Are Blytt,Grey I, 2011, oil on paper, framed
Erasure is as much the construction of a surface as it is the removal. The truth of this statement has never been made more apparent than in Robert Rauschenberg's Erased de Kooning Drawing (1953). It is one of few contemporary works that resonates with exacting authority and where material and concept are inextricably entwined. It was a moment that Rauschenberg referred to as 'poetry', and a moment that all other commentaries could only describe as gesture, protest, irreverence and vandalism. It marks time as material truth.
In turn, the work of Are Blytt does not strive for the immaterial but instead to articulate the material, and it chooses objects and design as its means. Set against the fast moving speed of the present Blytt's work revels in moments of pause and intermission, and in objects and articulations that are intimate, personal, close at hand and recurring. He is fanatical to sustained 'absorbing' activities of reading, listening to music and watching film, and to the design and origin of these creative abstracts. He is drawn to objects that can be picked up and handled, books, manuscripts and till receipts, and to objects that implicitly contain, carry or suppose narrative. He is further drawn to the peripheries and exteriors of these objects, to their covers, cases, and acted upon surfaces, and to the graphics, images and hastily scrawled notes that mark and mar them. These superfluous scribblings are disclosures of fleeting thought, calculations or reminders, symbols that disconnect from the world as the moment of their manufacture or reiteration passes, and which in their displacement simply become numeric and typographic abstractions.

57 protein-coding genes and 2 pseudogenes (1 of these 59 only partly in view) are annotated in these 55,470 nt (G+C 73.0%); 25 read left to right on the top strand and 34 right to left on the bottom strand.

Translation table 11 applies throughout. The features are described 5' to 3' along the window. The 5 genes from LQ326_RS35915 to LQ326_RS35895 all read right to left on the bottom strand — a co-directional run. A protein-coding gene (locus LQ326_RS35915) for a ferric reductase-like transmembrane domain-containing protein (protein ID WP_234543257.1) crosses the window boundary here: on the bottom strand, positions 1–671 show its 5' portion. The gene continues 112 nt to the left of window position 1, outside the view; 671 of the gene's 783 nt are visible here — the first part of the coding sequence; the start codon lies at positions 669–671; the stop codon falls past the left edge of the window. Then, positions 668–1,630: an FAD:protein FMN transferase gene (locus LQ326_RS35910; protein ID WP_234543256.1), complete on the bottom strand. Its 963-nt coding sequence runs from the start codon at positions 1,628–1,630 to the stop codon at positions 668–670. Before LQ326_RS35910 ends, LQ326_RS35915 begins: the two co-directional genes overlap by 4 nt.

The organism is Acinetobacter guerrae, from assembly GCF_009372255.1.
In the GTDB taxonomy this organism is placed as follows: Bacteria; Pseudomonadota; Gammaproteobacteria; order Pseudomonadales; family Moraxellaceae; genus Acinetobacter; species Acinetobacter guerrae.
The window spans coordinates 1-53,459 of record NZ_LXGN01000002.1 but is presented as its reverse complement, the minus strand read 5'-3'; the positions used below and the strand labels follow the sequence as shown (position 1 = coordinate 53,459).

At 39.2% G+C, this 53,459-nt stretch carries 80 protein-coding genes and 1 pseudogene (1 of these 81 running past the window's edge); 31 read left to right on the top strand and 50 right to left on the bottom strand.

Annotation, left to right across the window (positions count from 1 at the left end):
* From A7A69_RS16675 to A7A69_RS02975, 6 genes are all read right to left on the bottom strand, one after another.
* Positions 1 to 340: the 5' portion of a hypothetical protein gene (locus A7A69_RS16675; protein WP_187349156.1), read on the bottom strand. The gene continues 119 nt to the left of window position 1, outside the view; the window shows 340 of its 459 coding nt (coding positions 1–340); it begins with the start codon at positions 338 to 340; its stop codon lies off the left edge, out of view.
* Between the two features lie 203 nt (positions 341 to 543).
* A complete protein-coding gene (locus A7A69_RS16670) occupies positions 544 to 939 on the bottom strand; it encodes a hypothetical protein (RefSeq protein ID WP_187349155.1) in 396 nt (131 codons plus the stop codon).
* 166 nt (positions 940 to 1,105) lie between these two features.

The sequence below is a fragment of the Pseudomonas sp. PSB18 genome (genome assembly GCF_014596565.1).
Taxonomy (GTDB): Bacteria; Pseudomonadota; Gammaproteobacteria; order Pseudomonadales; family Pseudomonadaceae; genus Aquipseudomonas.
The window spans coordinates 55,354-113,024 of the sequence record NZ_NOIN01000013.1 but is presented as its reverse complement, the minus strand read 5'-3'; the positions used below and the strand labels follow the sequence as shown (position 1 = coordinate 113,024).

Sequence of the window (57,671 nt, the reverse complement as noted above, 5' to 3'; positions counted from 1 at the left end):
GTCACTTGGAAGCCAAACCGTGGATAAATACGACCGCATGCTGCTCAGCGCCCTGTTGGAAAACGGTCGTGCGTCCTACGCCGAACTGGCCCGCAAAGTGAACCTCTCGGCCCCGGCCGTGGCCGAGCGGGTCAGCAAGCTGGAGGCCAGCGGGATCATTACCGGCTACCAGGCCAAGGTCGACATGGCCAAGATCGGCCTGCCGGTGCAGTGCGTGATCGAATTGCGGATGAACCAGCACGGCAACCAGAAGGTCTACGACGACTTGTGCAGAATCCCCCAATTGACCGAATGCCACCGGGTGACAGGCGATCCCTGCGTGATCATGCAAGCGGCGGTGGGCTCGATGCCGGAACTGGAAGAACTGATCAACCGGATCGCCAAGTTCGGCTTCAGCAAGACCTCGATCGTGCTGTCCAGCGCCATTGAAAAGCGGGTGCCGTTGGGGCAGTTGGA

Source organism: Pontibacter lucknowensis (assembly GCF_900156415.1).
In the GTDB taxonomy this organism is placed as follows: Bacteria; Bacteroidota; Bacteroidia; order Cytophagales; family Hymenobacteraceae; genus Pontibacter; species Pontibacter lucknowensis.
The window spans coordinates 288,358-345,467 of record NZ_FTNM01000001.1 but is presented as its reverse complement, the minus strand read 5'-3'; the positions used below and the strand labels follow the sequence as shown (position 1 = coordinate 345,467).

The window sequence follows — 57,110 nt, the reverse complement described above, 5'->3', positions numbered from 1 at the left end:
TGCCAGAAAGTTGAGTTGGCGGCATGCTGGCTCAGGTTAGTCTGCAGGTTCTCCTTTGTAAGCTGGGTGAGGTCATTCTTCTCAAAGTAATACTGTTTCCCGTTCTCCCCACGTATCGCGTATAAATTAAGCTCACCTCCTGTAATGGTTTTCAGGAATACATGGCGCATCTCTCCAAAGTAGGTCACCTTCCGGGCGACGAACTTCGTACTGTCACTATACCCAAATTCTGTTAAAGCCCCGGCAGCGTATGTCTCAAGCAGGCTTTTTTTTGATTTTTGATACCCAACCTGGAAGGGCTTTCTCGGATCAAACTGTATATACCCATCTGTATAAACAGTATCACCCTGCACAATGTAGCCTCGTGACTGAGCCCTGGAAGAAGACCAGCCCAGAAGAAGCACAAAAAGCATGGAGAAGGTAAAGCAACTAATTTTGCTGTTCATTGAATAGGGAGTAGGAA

It is these disconnected marks and articulations that Blytt replicated in earlier works such as 950 (2009) and 15/100 (2009), often enlarging their scale, and paying over-exacting attention to their transcription (as purposeful conceit) far beyond merit or worth. In these works Blytt presented a complete and partial encounter with an object, dramatising it through closely cropped frames that not only displaced its already displaced subject but further offset the structural frame of the works (as paintings) with iterations of time, speed and sequence that more readily draw inference from photography, cinema and film.